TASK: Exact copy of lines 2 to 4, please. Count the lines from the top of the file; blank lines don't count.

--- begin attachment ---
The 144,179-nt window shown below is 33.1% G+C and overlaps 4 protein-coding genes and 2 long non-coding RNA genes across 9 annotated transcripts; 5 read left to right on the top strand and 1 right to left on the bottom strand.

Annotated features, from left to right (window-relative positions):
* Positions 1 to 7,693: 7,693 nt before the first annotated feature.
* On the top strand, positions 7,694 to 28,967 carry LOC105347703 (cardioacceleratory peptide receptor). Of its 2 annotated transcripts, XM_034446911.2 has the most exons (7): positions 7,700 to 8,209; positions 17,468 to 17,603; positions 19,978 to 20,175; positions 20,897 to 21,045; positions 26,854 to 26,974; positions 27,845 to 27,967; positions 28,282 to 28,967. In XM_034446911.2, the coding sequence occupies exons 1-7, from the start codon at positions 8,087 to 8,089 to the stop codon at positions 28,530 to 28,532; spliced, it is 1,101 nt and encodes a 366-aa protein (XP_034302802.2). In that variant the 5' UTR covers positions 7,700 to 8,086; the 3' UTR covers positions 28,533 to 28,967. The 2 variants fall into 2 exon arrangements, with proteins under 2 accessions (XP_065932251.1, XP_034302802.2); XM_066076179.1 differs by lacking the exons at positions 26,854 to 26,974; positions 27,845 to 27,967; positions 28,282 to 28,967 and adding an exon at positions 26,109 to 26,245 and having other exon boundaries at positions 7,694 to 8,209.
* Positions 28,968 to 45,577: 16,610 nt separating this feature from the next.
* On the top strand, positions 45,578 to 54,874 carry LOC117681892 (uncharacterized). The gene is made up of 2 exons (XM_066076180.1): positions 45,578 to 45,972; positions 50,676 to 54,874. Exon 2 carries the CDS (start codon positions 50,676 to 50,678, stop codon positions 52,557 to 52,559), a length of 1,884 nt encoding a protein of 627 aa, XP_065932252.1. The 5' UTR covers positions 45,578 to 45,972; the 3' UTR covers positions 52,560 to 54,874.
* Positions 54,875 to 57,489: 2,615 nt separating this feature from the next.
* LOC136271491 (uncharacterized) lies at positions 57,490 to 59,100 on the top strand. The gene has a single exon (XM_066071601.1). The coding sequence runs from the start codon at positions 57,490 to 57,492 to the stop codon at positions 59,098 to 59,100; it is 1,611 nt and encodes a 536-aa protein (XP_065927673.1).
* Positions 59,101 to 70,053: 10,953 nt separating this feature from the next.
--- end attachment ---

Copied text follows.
Annotated features, from left to right (window-relative positions):
* Positions 1 to 7,693: 7,693 nt before the first annotated feature.
* On the top strand, positions 7,694 to 28,967 carry LOC105347703 (cardioacceleratory peptide receptor). Of its 2 annotated transcripts, XM_034446911.2 has the most exons (7): positions 7,700 to 8,209; positions 17,468 to 17,603; positions 19,978 to 20,175; positions 20,897 to 21,045; positions 26,854 to 26,974; positions 27,845 to 27,967; positions 28,282 to 28,967. In XM_034446911.2, the coding sequence occupies exons 1-7, from the start codon at positions 8,087 to 8,089 to the stop codon at positions 28,530 to 28,532; spliced, it is 1,101 nt and encodes a 366-aa protein (XP_034302802.2). In that variant the 5' UTR covers positions 7,700 to 8,086; the 3' UTR covers positions 28,533 to 28,967. The 2 variants fall into 2 exon arrangements, with proteins under 2 accessions (XP_065932251.1, XP_034302802.2); XM_066076179.1 differs by lacking the exons at positions 26,854 to 26,974; positions 27,845 to 27,967; positions 28,282 to 28,967 and adding an exon at positions 26,109 to 26,245 and having other exon boundaries at positions 7,694 to 8,209.